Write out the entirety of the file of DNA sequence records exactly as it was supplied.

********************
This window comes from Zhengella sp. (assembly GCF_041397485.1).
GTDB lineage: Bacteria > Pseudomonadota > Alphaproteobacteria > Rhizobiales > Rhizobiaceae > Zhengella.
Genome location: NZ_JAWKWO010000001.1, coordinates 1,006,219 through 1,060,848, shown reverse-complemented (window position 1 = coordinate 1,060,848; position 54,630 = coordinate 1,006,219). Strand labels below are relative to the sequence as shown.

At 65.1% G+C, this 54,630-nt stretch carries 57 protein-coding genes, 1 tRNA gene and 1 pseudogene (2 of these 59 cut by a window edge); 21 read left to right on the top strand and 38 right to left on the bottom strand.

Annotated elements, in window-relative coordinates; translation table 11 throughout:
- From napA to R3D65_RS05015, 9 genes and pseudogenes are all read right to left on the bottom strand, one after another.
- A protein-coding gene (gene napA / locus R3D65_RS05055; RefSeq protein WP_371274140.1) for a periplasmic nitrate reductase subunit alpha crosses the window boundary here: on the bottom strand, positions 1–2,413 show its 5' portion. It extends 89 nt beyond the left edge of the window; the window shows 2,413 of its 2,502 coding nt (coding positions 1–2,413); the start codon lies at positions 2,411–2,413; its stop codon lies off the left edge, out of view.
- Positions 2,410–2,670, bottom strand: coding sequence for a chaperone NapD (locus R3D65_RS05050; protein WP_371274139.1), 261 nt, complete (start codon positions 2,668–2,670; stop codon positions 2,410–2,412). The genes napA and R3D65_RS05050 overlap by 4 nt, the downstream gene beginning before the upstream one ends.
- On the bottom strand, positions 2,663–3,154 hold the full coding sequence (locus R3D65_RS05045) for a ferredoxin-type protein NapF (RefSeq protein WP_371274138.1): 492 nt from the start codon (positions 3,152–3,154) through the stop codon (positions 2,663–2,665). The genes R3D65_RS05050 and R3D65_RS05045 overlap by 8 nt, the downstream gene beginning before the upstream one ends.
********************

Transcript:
This window comes from Zhengella sp. (assembly GCF_041397485.1).
GTDB lineage: Bacteria > Pseudomonadota > Alphaproteobacteria > Rhizobiales > Rhizobiaceae > Zhengella.
Genome location: NZ_JAWKWO010000001.1, coordinates 1,006,219 through 1,060,848, shown reverse-complemented (window position 1 = coordinate 1,060,848; position 54,630 = coordinate 1,006,219). Strand labels below are relative to the sequence as shown.

At 65.1% G+C, this 54,630-nt stretch carries 57 protein-coding genes, 1 tRNA gene and 1 pseudogene (2 of these 59 cut by a window edge); 21 read left to right on the top strand and 38 right to left on the bottom strand.

Annotated elements, in window-relative coordinates; translation table 11 throughout:
- From napA to R3D65_RS05015, 9 genes and pseudogenes are all read right to left on the bottom strand, one after another.
- A protein-coding gene (gene napA / locus R3D65_RS05055; RefSeq protein WP_371274140.1) for a periplasmic nitrate reductase subunit alpha crosses the window boundary here: on the bottom strand, positions 1–2,413 show its 5' portion. It extends 89 nt beyond the left edge of the window; the window shows 2,413 of its 2,502 coding nt (coding positions 1–2,413); the start codon lies at positions 2,411–2,413; its stop codon lies off the left edge, out of view.
- Positions 2,410–2,670, bottom strand: coding sequence for a chaperone NapD (locus R3D65_RS05050; protein WP_371274139.1), 261 nt, complete (start codon positions 2,668–2,670; stop codon positions 2,410–2,412). The genes napA and R3D65_RS05050 overlap by 4 nt, the downstream gene beginning before the upstream one ends.
- On the bottom strand, positions 2,663–3,154 hold the full coding sequence (locus R3D65_RS05045) for a ferredoxin-type protein NapF (RefSeq protein WP_371274138.1): 492 nt from the start codon (positions 3,152–3,154) through the stop codon (positions 2,663–2,665). The genes R3D65_RS05050 and R3D65_RS05045 overlap by 8 nt, the downstream gene beginning before the upstream one ends.